Football: Rick Stockstill’s gutsy 2-point conversion call that shocked reigning C-USA champions


Gatlin Casey comes down with the game-winning two-point conversion catch to give the Blue Raiders a 25-24 lead over the FAU Owls on Sep. 29, 2018, in Murfreesboro, Tenn. (Devin P. Grimes / MTSU Sidelines)

Photo by Devin P. Grimes / MTSU Sidelines

When running back Tavares Thomas’ one-yard rushing touchdown put the Blue Raiders within one point of the defending C-USA champion Florida Atlantic Owls with 38 seconds remaining, a game-altering decision loomed. Middle Tennessee head coach Rick Stockstill made that decision well before Thomas’ six-foot, 245-pound frame pushed past the line of scrimmage to score the final touchdown.

“I was worried about us running out of gas. I worried that if this game went to overtime and came down to a field goal, we weren’t real good in this game from that standpoint,” Rick Stockstill said. “When we got the ball with three minutes left, I told our team, I told our defensive guys, I told Crews (Holt), that when we score, we’re going to go for two.”

How could Stockstill be so confident that this decision to forego the easy extra-point attempt was going to work? It simple. According to Stockstill, this was a gut decision, and the team had two plays that they practiced for this specific scenario.

“We had two (two-point conversion plays), and Tony (Franklin) asked me, ‘Do you want to do the sprint out, or do you want to do the other play?’ And, I said the sprint out. It’s just a gut feeling. There’s nothing scientific. It’s just a gut feeling,” Stockstill said. “It’s a gut feeling that you get throughout the game.”

Blue Raider quarterback Brent Stockstill looked back at the bench as soon as Thomas’ touchdown was confirmed by the replay booth and saw his father hold up two fingers, signifying that the Blue Raiders would not be satisfied with overtime. They wanted to slay the conference dragon and shock the team that had yet to lose a C-USA matchup since Lane Kiffin took the head coaching job in late 2016.

“Every team in the country practices the same two-point play every week in practice, so we knew that was our play,” the redshirt senior quarterback said. “Right when Tavares (Thomas) got in there, I looked back, and my dad immediately held up two. That was awesome to see, and we wanted to put the nail in the coffin.”

With everyone in a Blue Raider uniform knowing they were going for two and what play they were about to run, all they needed to do was execute.

The crowd was on their feet, the game was on the line and Brent Stockstill took his spot in the shotgun formation and looked across the line of scrimmage to the Florida Atlantic team that possessed the lead the entire game. Brent Stockstill took the snap and immediately rolled to his left.

“I ran the rollout, and nothing was really there,” Brent Stockstill recalled. “The running back fell down, and we tried to hit him in the back (of the end zone).”

With the number one option on the play on the ground and theoretically out of the play, the play itself was officially broken and Stockstill had to think on the fly.

“They (FAU defense) switched it off good,” Brent Stockstill said. “They acted like they were in man and switched it off into zone. I tried to peek back to the running back, and it wasn’t there. So, as the quarterback, with the two-point play and the game on the line, you got to at least get rid of it.”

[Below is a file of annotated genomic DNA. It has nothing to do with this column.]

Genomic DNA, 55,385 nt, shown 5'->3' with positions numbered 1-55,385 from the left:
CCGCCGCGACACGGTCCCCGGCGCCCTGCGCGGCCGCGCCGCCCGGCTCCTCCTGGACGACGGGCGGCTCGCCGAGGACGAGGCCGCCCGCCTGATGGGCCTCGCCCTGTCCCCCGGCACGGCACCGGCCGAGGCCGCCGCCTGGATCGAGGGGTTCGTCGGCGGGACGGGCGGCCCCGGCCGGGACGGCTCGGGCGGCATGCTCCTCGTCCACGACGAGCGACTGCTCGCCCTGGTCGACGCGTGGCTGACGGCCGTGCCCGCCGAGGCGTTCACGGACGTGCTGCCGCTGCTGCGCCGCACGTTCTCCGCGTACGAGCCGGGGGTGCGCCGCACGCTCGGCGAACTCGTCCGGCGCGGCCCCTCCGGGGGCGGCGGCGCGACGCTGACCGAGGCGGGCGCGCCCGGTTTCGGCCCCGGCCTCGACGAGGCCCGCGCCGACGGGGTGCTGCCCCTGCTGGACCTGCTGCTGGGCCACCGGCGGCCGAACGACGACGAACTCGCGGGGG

Brent Stockstill was faced with a split-decision on where to throw the ball. The protection was starting to break, and Brent Stockstill was feeling the heat from the pass rush. So he planted his feet and let it fly.

What happened next was a magical moment. Enough for the fifth-year senior quarterback to proclaim that it was his best victory at Middle Tennessee State University.

The graduate transfer from tiny Lehigh University, Gatlin Casey, leaped into the air, came down with Stockstill’s heave and landed into the end zone. Just like that, the Blue Raiders have their first lead of the game with a mere 38 seconds left. The crowd went into a frenzy, and the Blue Raiders could taste the upset.

“We had the play that Brent (Stockstill) said we have been practicing, that rollout play, and my job on that play is to get to the backline and basically if they’re playing zone, to get into the void of the zone,” Casey said. “I see Brent scrambling, and he doesn’t see anything. He started looking back. So I just started working with him, and at the last second, he looked at me and threw it up. Right when the ball was in the air, I knew that I was going to get it, and I came down with it. This is what I came here to do.”

Leading by a score of 25-24, the game was sealed when Jovante Moffatt picked off Florida Atlantic quarterback Chris Robison with 10 seconds left on the clock.

Rick Stockstill’s intuition and gall to go for two-points when the overtime period was all but promised proved to be the deciding factor in the shocking upset. It has put the Blue Raiders in the driver seat in the C-USA. However, if you ask the 13-year Blue Raider head coach, he will tell you that his decision to go for two and win the game does not come to fruition if his players don’t make the big plays.

“Those players have practiced that over and over again, and they just executed it.”

To contact Sports Editor David Chamberlain, email sports@mtsusidelines.com.

For more sports stories, follow us on Facebook at MTSU Sidelines and on Twitter and Periscope at @Sidelines_Sport.

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